The debate over cooperation between Singapore and Indonesia goes on.
There are contradicting reports coming out of Indonesia due to the confusing array of interest groups at work here.
The House of Representatives has reiterated its stance in requesting the government to cancel the Indonesia-Singapore Defense Cooperation Agreement (DCA). The head of House Commission I overseeing defense and foreign affairs, Theo L. Sambuaga, said the one-sided action of ratifying the DCA would be unethical, so Indonesia needed to take firm action on the issue. "If Singapore is indeed pushing on with ratifying the agreement while there are still some points to be settled, then it is time for Indonesia to take firm action," he said during a working meeting with Defense Minister Juwono Sudarsono.
Other political parties are also chipping in with noisy and confusing array of oppositional voices. "We ask the government to rediscuss the Defense Cooperation Agreement with Singapore," House Commission I member Untung Wahono of the Prosperous Justice Party (PKS) said during a meeting with Defense Minister Juwono Sudarsono here on Monday. "The body of the agreement should be discussed again and so must the implementing arrangements on (military) training areas," he said.
Commission member Andreas Pareira of the Indonesian Democratic Party of Struggle (PDI-P) said, "Singapore may think the DCA is a final decision so they are pushing the ratification, although they know that we are still discussing some of its substance because the agreement benefits them more". Yet other reports say that Singaporean Parliament`s unilateral ratification of the Defense Cooperation Agreement with Indonesia imply that the island state has cancelled the pact.
To clarify matter, Foreign Minister Hassan Wirajuda has come out to deny allegations that Singapore`s Parliament has ratified the Indonesia-Singapore Defense Cooperation Agreement (DCA). "The claim made by many (that the Singapore parliament has ratified the DCA) turns out to be untrue," Wirajuda said after attending a limited cabinet meeting at the presidential office here on Wednesday. He said if the Singapore Parliament proved to have ratified the DCA, the content of the agreement would not be the result of negotiations between the two nations. "That`s why, if it is true, we will reject it (the ratification)," he said.
Along with this longstanding issue of the DCA, other lobby groups within Indonesia have joined in this circus of voices in bringing up other bilateral issues for comparisons. "The Ministry of Communications and Informatics (Depkominfo) needs to take a lesson from previous agreements (with Singapore) such as the defense cooperation agreement and the extradition treaty which have been assessed disadvantageous to Indonesia," Anas Urbaningrum, associate chairman of the Democrat Party, said.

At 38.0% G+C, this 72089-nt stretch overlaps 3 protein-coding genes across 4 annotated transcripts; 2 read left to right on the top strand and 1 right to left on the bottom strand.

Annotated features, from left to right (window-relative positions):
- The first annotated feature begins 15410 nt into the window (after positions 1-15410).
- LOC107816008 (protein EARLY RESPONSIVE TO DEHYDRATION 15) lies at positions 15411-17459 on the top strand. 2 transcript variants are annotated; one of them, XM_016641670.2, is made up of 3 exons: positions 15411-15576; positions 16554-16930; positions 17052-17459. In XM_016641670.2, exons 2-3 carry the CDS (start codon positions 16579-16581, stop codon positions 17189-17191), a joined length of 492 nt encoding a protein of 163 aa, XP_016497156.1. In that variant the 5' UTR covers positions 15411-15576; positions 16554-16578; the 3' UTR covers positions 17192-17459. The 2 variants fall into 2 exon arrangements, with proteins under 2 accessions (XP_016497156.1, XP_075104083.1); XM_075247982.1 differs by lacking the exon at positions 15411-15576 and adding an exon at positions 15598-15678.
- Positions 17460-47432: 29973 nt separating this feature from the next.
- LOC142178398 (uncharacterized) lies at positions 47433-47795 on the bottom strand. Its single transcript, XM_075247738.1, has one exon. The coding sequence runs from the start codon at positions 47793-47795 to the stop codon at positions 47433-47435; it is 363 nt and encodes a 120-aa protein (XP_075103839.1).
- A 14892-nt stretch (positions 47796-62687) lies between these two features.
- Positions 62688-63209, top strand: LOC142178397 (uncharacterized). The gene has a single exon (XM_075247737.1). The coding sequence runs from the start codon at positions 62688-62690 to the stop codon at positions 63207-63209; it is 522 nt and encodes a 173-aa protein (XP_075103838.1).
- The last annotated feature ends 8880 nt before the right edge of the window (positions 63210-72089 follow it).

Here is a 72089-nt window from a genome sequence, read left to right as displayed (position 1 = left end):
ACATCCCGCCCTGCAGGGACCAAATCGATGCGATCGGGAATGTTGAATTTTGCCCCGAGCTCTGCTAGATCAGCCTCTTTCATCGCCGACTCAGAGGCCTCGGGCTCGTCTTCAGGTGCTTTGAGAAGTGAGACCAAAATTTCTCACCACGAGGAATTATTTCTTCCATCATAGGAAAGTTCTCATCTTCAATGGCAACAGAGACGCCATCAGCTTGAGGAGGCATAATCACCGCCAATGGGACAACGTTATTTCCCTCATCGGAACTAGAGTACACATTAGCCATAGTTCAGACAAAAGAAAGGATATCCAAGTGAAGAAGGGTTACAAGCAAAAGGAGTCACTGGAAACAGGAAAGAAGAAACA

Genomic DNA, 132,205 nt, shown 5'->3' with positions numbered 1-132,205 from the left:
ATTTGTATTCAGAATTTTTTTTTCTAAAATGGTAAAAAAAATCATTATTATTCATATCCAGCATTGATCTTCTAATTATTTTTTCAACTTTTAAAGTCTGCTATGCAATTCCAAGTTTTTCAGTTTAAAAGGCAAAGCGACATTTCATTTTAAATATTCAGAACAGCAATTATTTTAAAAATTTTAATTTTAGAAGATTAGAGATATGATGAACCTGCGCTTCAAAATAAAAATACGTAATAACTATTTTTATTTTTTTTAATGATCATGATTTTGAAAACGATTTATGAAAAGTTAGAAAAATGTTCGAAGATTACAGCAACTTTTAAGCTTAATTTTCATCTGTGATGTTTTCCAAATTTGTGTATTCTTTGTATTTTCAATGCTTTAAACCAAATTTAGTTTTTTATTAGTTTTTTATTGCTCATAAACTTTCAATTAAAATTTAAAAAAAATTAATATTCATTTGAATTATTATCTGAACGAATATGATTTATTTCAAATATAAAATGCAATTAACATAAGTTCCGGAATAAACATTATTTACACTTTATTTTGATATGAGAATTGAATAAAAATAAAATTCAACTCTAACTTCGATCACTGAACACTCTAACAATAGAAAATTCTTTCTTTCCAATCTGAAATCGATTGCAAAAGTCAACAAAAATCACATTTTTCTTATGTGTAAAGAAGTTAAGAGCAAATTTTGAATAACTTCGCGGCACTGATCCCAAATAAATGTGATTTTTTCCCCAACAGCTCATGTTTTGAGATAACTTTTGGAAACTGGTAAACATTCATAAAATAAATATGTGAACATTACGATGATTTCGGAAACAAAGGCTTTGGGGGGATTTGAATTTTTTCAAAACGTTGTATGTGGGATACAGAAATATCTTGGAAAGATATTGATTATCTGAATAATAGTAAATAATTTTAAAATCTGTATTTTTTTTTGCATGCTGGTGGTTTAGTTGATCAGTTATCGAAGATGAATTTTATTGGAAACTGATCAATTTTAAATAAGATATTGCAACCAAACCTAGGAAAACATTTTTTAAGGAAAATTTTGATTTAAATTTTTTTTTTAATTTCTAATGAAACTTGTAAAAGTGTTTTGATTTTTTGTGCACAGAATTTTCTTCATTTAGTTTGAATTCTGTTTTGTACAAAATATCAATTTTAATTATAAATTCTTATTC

He was commenting on the signing of a memorandum of understanding (MoU) between Depkominfo and Singapore on development of E-Government, E-Commerce, E-Education and E-Business Platform. The Indonesian media have said Singapore had already acquired Indonesian telecommunication companies (Indosat and Telkomsel) and certain banks so that the MoU with Depkomnfo was only further increasing Singapore`s control over Indonesian assets. Using this and the DCA as analogies, Anas demonstrated the need for the maximizing of national interests.
Other than telecommunications companies, the fate of the newly inaugurated Batam, Bintan and Karimun free trade zones (FTZs) also appears to be in limbo with members of the House of Representatives raising fresh objections and questioning the government's decision to issue an emergency regulation to set up the free trade zones. These politicians from the House of Representatives went up against the government, represented by Trade Minister Mari Pangestu, who argued that Batam and Bintan islands, which are supposed to benefit from their proximity to Singapore, had failed to benefit from substantial economic growth due in part to the lack of legal certainty surrounding the status of the islands.
In terms of foreign investment, Batam and Bintan islands secured US$8.9 billion (S$13.4 billion) in 2005, but the figure then dropped to US$5.6 billion in 2006. 'Between 2004 and 2006, a total of 26 companies closed down their operations in the islands, causing potential losses of US$91.9 million and 23,140 layoffs,' she said. 'It is important for us to immediately provide legal certainty regarding the FTZs,' she concluded. (20 September 2007)
FM Wirajuda denies Singapore parliament has ratified DCA (Antara, 19 September 2007)
Singapore in effect has cancelled DCA with RI (Antara, 19 September 2007)
House urges government to cancel defense pact (Jakarta Post, 17 September 2007)
Legislators urge govt to rediscuss DCA with Singapore (Antara, 17 September 2007)
Jakarta faces fresh objections over Riau FTZs (Straits Times, 14 September 2007)
RI must be cautious in cooperation with Singapore: Observer (Antara, 11 September 2007)